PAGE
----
2015 marked an important year for cybersecurity in the boardroom. Cognizant of the increasing business and legal risks that cyber threats pose to their companies, Boards developed a much greater awareness of their companies’ cybersecurity practices, relying on a mix of input from senior management, CIOs, CISOs, internal auditors, outside consultants and counsel—each bringing a different perspective on the risks facing the company. 2016 may reflect a further shift for Boards, from cyber awareness to cyber expertise.
Senate Bill Would Require Disclosure of Boards’ Expertise in Cybersecurity
In testament to this trend, on December 17, 2015, Senators Jack Reed (D-RI) and Susan Collins (R-ME) introduced the Cybersecurity Disclosure Act of 2015, which would require public companies to disclose the cybersecurity expertise of their Boards for the first time. The purpose of the bill is to “promote transparency in the oversight of cybersecurity risks at publicly traded companies.” According to the press release, the bill encourages companies to strengthen and prioritize cybersecurity in light of recent data breaches that have exposed the personal information of millions of customers.
Specifically, the bill would require public companies to disclose whether any member of the Board has expertise or experience in cybersecurity and describe the nature of this expertise in their annual reports or proxy statements. The SEC would have the authority to issue relevant regulations and define what constitutes cybersecurity expertise and experience in coordination with the National Institute of Standards and Technology, including the requisite professional qualifications to administer information security programs or any experience detecting, preventing, mitigating, or addressing cybersecurity threats.
If no member of the Board has cybersecurity expertise or experience, the public company must describe what other cybersecurity steps it took into account when identifying and evaluating nominees to the Board. The press release clarifies that this provision requires companies to explain “why having this expertise on the Board of Directors is not necessary because of other cybersecurity steps taken by the publicly traded company.” The bill does not penalize a company for lacking a Board member with cybersecurity expertise. Instead, it only requires a company to make this disclosure so that investors and customers have a better understanding of a company’s cybersecurity practices or lack thereof.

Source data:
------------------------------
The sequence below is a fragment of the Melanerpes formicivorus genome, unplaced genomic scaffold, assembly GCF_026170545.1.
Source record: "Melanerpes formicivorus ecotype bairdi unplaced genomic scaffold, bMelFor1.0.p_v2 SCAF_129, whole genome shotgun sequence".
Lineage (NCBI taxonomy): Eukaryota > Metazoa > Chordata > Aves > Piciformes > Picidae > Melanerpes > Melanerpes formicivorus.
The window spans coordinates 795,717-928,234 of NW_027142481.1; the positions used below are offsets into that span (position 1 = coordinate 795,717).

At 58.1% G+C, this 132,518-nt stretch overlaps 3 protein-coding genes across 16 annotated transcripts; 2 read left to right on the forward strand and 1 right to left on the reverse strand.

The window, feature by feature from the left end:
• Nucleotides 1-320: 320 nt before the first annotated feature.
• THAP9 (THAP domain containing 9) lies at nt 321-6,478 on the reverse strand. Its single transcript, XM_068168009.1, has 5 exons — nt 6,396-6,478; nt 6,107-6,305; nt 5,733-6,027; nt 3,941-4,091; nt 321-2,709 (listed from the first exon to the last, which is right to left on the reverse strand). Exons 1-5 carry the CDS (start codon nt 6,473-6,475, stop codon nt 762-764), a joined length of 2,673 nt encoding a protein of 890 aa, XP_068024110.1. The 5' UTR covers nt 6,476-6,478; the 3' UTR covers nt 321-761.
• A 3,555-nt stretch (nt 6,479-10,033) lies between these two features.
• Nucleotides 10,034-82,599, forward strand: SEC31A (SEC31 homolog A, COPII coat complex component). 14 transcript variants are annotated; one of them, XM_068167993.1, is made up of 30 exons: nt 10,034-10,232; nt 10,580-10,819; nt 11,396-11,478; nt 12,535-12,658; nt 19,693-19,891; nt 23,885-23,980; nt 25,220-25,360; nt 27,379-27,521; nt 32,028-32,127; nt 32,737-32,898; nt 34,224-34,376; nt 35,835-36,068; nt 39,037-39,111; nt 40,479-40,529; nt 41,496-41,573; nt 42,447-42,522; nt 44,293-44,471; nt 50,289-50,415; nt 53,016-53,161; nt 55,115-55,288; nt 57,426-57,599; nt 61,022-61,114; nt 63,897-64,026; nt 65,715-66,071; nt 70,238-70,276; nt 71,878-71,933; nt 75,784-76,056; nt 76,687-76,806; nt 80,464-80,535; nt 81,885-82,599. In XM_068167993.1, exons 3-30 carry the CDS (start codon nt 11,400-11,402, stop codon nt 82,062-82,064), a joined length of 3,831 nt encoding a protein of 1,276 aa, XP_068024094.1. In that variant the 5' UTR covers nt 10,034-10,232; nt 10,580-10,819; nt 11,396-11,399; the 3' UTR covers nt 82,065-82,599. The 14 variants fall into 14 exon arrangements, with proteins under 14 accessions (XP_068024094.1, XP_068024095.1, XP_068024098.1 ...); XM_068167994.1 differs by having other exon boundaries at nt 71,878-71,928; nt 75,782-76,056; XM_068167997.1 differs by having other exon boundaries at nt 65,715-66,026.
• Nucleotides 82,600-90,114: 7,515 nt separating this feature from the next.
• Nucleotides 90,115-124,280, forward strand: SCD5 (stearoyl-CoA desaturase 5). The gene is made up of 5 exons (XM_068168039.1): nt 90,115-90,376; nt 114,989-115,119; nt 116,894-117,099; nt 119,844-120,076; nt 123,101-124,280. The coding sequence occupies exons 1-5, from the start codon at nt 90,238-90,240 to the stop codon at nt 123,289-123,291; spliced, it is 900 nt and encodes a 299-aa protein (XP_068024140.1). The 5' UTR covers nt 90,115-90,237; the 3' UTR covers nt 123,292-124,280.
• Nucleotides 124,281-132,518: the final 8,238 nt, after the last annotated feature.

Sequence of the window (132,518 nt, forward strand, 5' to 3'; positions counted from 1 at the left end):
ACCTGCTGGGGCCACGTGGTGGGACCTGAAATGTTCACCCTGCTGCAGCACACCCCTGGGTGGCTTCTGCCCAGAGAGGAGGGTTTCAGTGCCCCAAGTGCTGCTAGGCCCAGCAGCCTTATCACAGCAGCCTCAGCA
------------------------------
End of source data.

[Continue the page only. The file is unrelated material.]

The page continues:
Good governance is a prerequisite to effective cybersecurity. But cybersecurity is a complex and fast-evolving risk mitigation practice that may be beyond the skillset of even experienced Directors. It requires a fundamental understanding of how cyber threats correlate to critical business and legal risks, and strategic leadership for managing those risks and preparing for potential cyber incidents.
A big part of that challenge is finding common ground—and a common language—that can facilitate productive interactions between technically-steeped information security personnel, legally-oriented GCs, and business-driven executives and Boards. Directors will be increasingly expected to process all the information conveyed through risk dashboards, cybersecurity frameworks and risk assessments, and respond with competent oversight and input.
The call for expertise at the Board level will increasingly be served by Directors with assigned responsibility for cyber issues. These Directors would need to educate themselves, or come with suitable backgrounds, to serve as the Board’s qualified delegate for effective oversight of cybersecurity.
Looking Ahead to 2016
Understanding cyber risks in the Boardroom is not about absorbing all the nuanced technical details that keep IT busy—it is about recognizing and appreciating the fundamental business and legal risks that stem from technical threats and vulnerabilities.
On the business side, the risks vary widely and require different strategic approaches. Companies need different tactics to deal with the potential for theft of consumer data by foreign hackers, insider theft of proprietary trading algorithms, or a state-backed intrusion into industrial control systems and critical infrastructure. One size does not fit all. These and other threats present different risks to business operations, reputation, and financial performance, which are the driving forces behind risk mitigation and resource allocation.
Boards and senior management are also increasingly concerned with meeting the expectations of their regulators, and implementing practices that do not overextend available resources while passing muster not only with existing regulations, but also anticipated rulemaking and the rules of influential regulators such as the SEC and FTC. This requires a close look at organizations’ cybersecurity governance and practices in the event of a cyber incident and the type of exposures most likely to trigger regulatory scrutiny.
2016 will be an exciting time for Boards as they evolve from simple cyber awareness to cyber expertise. Stay tuned for further updates.